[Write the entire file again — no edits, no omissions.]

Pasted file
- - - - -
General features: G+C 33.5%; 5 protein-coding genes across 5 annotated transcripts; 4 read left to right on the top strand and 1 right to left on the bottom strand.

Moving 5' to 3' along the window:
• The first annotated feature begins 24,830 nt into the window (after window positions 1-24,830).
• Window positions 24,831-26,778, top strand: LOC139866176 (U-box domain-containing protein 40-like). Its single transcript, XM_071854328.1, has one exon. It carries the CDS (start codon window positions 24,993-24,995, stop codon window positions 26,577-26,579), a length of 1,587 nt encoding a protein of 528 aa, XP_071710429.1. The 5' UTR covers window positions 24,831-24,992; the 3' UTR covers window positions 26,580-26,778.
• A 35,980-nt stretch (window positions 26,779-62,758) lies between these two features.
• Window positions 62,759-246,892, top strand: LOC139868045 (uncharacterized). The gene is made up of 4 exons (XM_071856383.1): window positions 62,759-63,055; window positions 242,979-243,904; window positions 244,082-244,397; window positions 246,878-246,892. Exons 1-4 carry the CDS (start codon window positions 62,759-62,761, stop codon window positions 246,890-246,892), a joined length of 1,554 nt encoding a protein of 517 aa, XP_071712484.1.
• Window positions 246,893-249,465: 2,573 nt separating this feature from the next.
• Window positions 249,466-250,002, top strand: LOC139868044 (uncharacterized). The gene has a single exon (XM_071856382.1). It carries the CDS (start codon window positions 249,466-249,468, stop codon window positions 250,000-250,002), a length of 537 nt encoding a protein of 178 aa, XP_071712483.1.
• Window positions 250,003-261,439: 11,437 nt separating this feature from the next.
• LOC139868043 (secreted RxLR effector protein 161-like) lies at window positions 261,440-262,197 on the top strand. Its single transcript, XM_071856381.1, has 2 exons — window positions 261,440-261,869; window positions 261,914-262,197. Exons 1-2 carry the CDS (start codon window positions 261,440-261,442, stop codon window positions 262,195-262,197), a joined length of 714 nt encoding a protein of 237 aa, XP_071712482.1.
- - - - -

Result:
General features: G+C 33.5%; 5 protein-coding genes across 5 annotated transcripts; 4 read left to right on the top strand and 1 right to left on the bottom strand.

Moving 5' to 3' along the window:
• The first annotated feature begins 24,830 nt into the window (after window positions 1-24,830).
• Window positions 24,831-26,778, top strand: LOC139866176 (U-box domain-containing protein 40-like). Its single transcript, XM_071854328.1, has one exon. It carries the CDS (start codon window positions 24,993-24,995, stop codon window positions 26,577-26,579), a length of 1,587 nt encoding a protein of 528 aa, XP_071710429.1. The 5' UTR covers window positions 24,831-24,992; the 3' UTR covers window positions 26,580-26,778.
• A 35,980-nt stretch (window positions 26,779-62,758) lies between these two features.
• Window positions 62,759-246,892, top strand: LOC139868045 (uncharacterized). The gene is made up of 4 exons (XM_071856383.1): window positions 62,759-63,055; window positions 242,979-243,904; window positions 244,082-244,397; window positions 246,878-246,892. Exons 1-4 carry the CDS (start codon window positions 62,759-62,761, stop codon window positions 246,890-246,892), a joined length of 1,554 nt encoding a protein of 517 aa, XP_071712484.1.
• Window positions 246,893-249,465: 2,573 nt separating this feature from the next.
• Window positions 249,466-250,002, top strand: LOC139868044 (uncharacterized). The gene has a single exon (XM_071856382.1). It carries the CDS (start codon window positions 249,466-249,468, stop codon window positions 250,000-250,002), a length of 537 nt encoding a protein of 178 aa, XP_071712483.1.
• Window positions 250,003-261,439: 11,437 nt separating this feature from the next.
• LOC139868043 (secreted RxLR effector protein 161-like) lies at window positions 261,440-262,197 on the top strand. Its single transcript, XM_071856381.1, has 2 exons — window positions 261,440-261,869; window positions 261,914-262,197. Exons 1-2 carry the CDS (start codon window positions 261,440-261,442, stop codon window positions 262,195-262,197), a joined length of 714 nt encoding a protein of 237 aa, XP_071712482.1.